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From Ian Holsman <I...@Holsman.net>
Subject Re: routines for fetching load average?
Date Wed, 11 Feb 2004 21:03:40 GMT
SE Toolkit (http://www.setoolkit.com/) holds the promise of doing this 
in a multi platform manner, but besides from some very basic things, I 
don't think there is a 1:1 mapping in what metrics a kernel/OS grabs.

The other problem with grabing performance metrics is that instant 
measurements can be misleading, your better off with a method which can 
collect them over a time period and agregate them.

have you considered running a seperate deamon/cron job which does the 
collection/aggregation for you and sticks the result into a 
file/sharedmem (ie..
critical, warning, ok) and have you module use that?

then you can get really sophisticated on your more popular systems, and
use cpu% on the machines you can't get anything else out of.

Bill Stoddard wrote:
> Ben Laurie wrote:
>> Bill Stoddard wrote:
>>> Rodent of Unusual Size wrote:
>>>> Rodent of Unusual Size wrote:
>>>>> would anyone have any thoughts about the idea of adding an
>>>>> api to obtain the system load average?  i ask because i need
>>>>> it for an httpd module i'm writing, and i've now got code
>>>>> for linux, freebsd, os x, sunos, and t64u..
>>>> no thoughts, uh.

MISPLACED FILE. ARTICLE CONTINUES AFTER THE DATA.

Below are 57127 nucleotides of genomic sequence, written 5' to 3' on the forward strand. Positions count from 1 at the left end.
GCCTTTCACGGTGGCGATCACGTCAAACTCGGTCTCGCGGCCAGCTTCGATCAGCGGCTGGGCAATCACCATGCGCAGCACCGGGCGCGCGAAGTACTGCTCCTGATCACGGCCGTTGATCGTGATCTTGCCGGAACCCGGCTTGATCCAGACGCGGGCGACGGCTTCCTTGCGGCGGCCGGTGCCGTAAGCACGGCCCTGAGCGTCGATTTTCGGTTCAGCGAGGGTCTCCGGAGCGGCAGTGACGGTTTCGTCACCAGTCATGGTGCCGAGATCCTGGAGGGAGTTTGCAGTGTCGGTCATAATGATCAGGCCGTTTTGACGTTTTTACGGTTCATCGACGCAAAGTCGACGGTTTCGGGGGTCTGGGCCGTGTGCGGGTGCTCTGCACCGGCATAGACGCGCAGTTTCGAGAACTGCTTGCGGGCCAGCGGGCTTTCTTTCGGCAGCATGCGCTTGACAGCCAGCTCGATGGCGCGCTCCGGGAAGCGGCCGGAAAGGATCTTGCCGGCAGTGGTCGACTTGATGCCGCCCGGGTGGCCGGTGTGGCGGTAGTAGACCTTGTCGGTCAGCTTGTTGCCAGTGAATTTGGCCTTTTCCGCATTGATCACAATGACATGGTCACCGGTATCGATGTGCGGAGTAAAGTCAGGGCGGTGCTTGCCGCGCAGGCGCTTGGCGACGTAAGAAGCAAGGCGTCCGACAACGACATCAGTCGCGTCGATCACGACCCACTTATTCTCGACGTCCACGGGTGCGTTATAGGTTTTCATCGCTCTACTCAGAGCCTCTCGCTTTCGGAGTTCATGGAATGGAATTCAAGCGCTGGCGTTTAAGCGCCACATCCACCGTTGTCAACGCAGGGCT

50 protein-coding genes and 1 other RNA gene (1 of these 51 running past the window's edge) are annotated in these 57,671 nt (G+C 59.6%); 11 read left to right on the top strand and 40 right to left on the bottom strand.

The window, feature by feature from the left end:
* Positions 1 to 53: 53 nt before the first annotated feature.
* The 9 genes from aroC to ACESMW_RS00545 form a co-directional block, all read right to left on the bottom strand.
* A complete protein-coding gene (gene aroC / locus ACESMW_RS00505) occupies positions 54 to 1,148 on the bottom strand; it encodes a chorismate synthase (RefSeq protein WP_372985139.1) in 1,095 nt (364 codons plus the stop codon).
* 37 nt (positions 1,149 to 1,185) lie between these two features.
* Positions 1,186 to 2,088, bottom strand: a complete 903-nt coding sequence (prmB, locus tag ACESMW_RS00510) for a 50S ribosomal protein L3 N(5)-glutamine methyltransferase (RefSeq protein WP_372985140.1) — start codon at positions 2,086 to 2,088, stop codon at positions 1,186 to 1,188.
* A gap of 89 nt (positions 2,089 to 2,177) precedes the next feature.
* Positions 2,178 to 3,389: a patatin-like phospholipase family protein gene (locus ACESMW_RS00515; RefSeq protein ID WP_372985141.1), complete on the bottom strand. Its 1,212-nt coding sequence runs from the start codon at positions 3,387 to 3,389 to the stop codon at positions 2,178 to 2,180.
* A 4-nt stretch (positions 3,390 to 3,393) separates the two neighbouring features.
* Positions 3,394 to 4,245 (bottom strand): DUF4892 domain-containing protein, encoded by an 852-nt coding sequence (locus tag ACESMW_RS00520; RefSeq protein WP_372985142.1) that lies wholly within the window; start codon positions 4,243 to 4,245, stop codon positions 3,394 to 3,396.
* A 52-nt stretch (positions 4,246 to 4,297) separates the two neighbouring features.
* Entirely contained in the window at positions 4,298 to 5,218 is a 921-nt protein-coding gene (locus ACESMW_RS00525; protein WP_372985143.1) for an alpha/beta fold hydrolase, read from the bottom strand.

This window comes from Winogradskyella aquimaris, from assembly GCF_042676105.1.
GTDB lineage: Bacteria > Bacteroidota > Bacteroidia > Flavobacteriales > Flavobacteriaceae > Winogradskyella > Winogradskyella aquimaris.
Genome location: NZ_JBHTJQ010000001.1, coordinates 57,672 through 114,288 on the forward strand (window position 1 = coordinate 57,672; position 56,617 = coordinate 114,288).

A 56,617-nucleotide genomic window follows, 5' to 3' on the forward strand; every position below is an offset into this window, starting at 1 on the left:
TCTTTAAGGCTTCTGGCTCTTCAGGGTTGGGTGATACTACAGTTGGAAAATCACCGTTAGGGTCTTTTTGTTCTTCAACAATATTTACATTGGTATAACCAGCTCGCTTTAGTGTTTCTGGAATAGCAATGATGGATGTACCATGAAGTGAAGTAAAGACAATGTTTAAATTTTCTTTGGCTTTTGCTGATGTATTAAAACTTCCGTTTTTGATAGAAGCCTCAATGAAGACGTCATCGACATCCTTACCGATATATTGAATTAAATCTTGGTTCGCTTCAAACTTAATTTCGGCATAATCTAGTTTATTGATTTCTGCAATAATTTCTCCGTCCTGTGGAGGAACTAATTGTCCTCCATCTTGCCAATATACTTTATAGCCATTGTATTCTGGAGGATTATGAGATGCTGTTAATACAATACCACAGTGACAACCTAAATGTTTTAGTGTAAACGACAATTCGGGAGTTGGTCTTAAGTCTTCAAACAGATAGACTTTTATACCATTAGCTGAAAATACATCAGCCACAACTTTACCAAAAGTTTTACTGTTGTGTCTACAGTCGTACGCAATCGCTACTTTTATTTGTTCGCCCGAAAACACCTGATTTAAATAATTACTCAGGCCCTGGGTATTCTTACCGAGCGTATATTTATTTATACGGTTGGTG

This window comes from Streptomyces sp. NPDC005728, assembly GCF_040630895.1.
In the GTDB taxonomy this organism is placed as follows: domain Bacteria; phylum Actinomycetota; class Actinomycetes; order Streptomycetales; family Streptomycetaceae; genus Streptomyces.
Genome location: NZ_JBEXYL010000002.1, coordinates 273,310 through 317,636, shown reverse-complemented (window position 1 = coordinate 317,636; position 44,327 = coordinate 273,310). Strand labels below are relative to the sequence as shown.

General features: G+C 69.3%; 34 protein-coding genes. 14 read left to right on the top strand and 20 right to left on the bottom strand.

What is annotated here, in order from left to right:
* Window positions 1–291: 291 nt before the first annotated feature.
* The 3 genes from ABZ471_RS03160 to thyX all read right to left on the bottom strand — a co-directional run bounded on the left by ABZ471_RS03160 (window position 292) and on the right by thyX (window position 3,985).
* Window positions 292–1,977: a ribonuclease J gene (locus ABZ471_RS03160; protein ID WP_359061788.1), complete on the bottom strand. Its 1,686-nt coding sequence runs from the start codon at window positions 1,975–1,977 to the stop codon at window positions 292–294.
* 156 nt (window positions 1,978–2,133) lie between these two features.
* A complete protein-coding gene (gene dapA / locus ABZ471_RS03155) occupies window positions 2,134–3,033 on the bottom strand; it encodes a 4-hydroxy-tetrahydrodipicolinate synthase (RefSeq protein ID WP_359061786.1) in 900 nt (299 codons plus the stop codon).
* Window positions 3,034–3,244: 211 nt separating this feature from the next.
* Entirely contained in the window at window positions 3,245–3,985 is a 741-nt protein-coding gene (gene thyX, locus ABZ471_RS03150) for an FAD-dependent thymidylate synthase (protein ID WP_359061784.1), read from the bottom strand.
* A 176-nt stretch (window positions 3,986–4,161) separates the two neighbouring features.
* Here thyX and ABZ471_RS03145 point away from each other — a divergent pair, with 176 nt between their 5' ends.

>>> load average is nice but it seems rather specialized and it doesn't 
>>> really fit anywhere in apr[-util] that I see.  load average is one 
>>> performance metric; I can see where it might be useful to have a 
>>> common interface for collecting all sorts of performance metrics. For 
>>> example, if Apache is being used as a load balancer, you could 
>>> collect performance state metrics from the servers being load 
>>> balanced, feed that info back to the apache load balancer (on an HTTP 
>>> response header field, via a special purpose HTTP POST request or out 
>>> of band) and use it in your load balancing/routing algorithms.
>> Errr - mod_backhand?
> Yes,like mod_backhand. mod_backhand is a load balancer that uses 
> feedback from the server(s) it is load balancing. The types of 
> performance metrics that can be APR'ized is quite large: memory usage, 
> memory usage characteristics of specific applications, memory 
> utilization of different aspects of different applications ('aspect' as 
> in 'aspect oriented programs'), CPU usage for same, data arrival and 
> departure rates, TCP layer performance (lost packet rate, thru-put, 
> etc), application response time, relative capability of servers being 
> load balanced (ie, CPU speed, bus speed, memory access speed, etc), blah 
> blah... the list is virtually endless.
> My point: The range of performance metrics that may be of interest to, 
> say, mod_backhand suggests it might be interesting to create a dedicated 
> APR subproject for these types of APIs if we can forsee now that we will 
> be adding more than just load average (count me as interested in such a 
> project). I see goodness in adding a load average API to APR. However, 
> aggressively going for a full suite of performance metric APIs would add 
> bloat to APR, most of which would not be particularly useful to the 
> majority of the APR user community.
> Bill

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